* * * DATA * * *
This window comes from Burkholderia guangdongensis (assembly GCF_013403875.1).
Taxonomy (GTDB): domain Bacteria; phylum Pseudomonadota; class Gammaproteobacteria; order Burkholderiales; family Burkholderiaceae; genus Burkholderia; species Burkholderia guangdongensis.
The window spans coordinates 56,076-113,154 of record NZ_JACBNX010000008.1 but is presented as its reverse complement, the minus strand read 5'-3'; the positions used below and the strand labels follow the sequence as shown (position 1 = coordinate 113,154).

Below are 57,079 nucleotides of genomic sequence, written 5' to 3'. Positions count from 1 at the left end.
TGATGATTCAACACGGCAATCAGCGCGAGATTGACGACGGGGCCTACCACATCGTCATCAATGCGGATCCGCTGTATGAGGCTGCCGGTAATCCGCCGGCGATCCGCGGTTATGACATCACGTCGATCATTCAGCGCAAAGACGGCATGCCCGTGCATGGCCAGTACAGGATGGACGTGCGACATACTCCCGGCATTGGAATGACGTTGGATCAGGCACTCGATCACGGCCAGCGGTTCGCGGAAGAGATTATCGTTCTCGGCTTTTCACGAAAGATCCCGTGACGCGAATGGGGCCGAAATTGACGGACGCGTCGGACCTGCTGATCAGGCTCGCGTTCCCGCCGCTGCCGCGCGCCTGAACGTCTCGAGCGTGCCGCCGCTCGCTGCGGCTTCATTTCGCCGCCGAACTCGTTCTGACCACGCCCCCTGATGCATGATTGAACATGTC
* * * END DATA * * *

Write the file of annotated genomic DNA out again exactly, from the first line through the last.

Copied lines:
This window comes from Burkholderia guangdongensis (assembly GCF_013403875.1).
Taxonomy (GTDB): domain Bacteria; phylum Pseudomonadota; class Gammaproteobacteria; order Burkholderiales; family Burkholderiaceae; genus Burkholderia; species Burkholderia guangdongensis.
The window spans coordinates 56,076-113,154 of record NZ_JACBNX010000008.1 but is presented as its reverse complement, the minus strand read 5'-3'; the positions used below and the strand labels follow the sequence as shown (position 1 = coordinate 113,154).

Below are 57,079 nucleotides of genomic sequence, written 5' to 3'. Positions count from 1 at the left end.
TGATGATTCAACACGGCAATCAGCGCGAGATTGACGACGGGGCCTACCACATCGTCATCAATGCGGATCCGCTGTATGAGGCTGCCGGTAATCCGCCGGCGATCCGCGGTTATGACATCACGTCGATCATTCAGCGCAAAGACGGCATGCCCGTGCATGGCCAGTACAGGATGGACGTGCGACATACTCCCGGCATTGGAATGACGTTGGATCAGGCACTCGATCACGGCCAGCGGTTCGCGGAAGAGATTATCGTTCTCGGCTTTTCACGAAAGATCCCGTGACGCGAATGGGGCCGAAATTGACGGACGCGTCGGACCTGCTGATCAGGCTCGCGTTCCCGCCGCTGCCGCGCGCCTGAACGTCTCGAGCGTGCCGCCGCTCGCTGCGGCTTCATTTCGCCGCCGAACTCGTTCTGACCACGCCCCCTGATGCATGATTGAACATGTC